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The Scottish Parliament is supported by the Scottish Executive also based in Edinburgh. The Scottish Government is led by a First Minister. A Secretary of State for Scotland remains part of the UK Cabinet, and is supported by the Scotland Office (previously the Scottish Office) based in Glasgow, with offices in Edinburgh and London.

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Local government is divided into 29 unitary authorities and three island authorities, having been subject to a major reorganization in 1995.

Scotland has its own legal system, judiciary and an education system which, at all levels, differs from that found "south of the border" in England and Wales.

Scotland also has its own banking system and its own banknotes. Edinburgh is the second financial centre of the UK and one of the major financial centres of the world.

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I.Early peoples of Scotland and their relations.

(see Appendices, page 23)

Most historians agree that the first man appeared in Scotland as long ago as 6,000 BC. Bone and antler fishing spears and other rudimentary implements found along the western part of the country serve as evidence to support this theory. The Beaker civilization [2]arrived three thousand years later, and is notable for its henges (of which Stonehenge is one of the most famous). The Beaker people eventually spread as far north as Orkney.

As a result of its geography, Scotland has two different societies. In the center of Scotland mountains stretch to the far north and across to the west, beyond which lie many islands. To the east and to the south the lowland hills are gentler, and much of the countryside is like England, rich, welcoming and easy to farm. North of the “Highland Line”[3] people stayed tied to their own family groups. South and east of this line society was more easily influenced by the changes taking place in England.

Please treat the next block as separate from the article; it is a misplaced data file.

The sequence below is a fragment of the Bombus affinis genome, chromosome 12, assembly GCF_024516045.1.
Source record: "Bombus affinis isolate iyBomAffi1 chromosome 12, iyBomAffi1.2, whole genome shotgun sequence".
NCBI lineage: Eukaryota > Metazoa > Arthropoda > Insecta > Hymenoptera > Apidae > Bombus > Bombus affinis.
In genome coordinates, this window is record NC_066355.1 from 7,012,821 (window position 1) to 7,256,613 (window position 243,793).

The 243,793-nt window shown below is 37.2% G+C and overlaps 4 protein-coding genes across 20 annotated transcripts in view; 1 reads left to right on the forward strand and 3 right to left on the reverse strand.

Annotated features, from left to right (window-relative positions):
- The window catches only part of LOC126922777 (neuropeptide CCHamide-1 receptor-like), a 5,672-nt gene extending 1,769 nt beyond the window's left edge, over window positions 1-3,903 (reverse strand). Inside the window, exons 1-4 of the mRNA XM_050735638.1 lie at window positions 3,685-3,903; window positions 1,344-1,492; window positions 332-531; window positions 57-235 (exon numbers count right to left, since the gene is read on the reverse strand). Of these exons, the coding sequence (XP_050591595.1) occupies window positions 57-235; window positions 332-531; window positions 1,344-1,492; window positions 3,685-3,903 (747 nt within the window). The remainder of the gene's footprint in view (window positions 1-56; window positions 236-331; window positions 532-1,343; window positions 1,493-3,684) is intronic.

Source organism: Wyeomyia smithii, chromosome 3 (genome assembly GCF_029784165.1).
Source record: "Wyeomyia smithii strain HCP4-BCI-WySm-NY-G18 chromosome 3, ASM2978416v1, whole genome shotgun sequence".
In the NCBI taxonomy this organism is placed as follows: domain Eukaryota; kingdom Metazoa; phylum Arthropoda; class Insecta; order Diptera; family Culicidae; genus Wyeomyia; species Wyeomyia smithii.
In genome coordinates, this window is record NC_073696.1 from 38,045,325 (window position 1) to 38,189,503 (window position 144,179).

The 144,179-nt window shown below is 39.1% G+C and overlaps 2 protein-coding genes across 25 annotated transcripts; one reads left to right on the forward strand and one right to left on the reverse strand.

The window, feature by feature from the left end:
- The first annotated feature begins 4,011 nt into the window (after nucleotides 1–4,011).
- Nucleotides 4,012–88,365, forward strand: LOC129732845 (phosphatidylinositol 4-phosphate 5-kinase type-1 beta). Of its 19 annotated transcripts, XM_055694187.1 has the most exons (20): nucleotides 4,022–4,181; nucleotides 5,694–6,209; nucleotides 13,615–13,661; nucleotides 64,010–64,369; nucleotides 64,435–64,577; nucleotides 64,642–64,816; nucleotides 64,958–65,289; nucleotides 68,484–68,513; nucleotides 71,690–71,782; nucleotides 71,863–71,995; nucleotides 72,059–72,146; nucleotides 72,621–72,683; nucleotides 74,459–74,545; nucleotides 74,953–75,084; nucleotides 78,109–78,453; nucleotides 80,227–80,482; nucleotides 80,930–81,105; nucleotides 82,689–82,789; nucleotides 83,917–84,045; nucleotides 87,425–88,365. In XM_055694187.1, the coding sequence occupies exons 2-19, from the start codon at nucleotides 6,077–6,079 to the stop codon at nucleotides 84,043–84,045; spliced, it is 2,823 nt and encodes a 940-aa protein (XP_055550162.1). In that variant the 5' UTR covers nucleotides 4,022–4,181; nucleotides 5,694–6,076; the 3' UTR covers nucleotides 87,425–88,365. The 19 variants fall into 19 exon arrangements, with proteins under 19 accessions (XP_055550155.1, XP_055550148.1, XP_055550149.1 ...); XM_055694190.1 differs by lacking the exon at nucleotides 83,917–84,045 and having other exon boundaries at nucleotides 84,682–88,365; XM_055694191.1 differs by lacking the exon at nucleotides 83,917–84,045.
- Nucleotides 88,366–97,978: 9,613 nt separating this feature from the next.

Scotland was populated by four separate groups of people. The main group, the Picts, lived mostly in the north and northeast. They spoke Celtic as well as another, probably older, language completely unconnected with any known language today, and they seem to have been the earliest inhabitants of the land.

The non-Pictish inhabitants were mainly Scots. The Scots were Celtic settlers who started to move into the western Highlands from Ireland in the fourth century.

In 843 the Pictish and Scottish kingdoms were united under a Scottish king, who could also probably claim the Picts throne through his mother, in this way obeying both Scottish and Pictish rules of kingship.

The third inhabitants were the Britons, who inhabited the Lowlands, and had been part of the Romano-British world. They had probably given up their old tribal way of life by the sixth century.

Finally, there were Angels from Nothambria who had pushed northwards into the Scottish Lowlands.

Unity between Picts, Scots and Britons was achieved for several reasons. They shared a common Celtic culture, language and background. Their economy mainly depended on keeping animals. These animals were owned by the tribe as a hole, and for this reason land was also held by tribes, not by individual people. The common economic system increased their feeling of belonging to the same kind of society and the difference from the agricultural Lowlands. The sense of common culture may have been increased by marriage alliances between tribes. This idea of common landholding remained strong until the tribes of Scotland, called “clans”[4], collapsed in the eighteenth century.

The spread of Celtic Christianity also helped to unite the people. The first Christian mission to Scotland had come to southwest Scotland in about AD 400. Later, in 563, Columba, known as the “Dove of the Church”, came from Ireland. Through his work both Highland Scots and Picts were brought to Christianity. He even, so it is said, defeated a monster in Loch Ness, the first mention of this famous creature. By the time of the Synod of Whitby in 663, the Picts, Scots and Britons had all been brought closer together by Christianity.

Реферат опубликован: 29/08/2008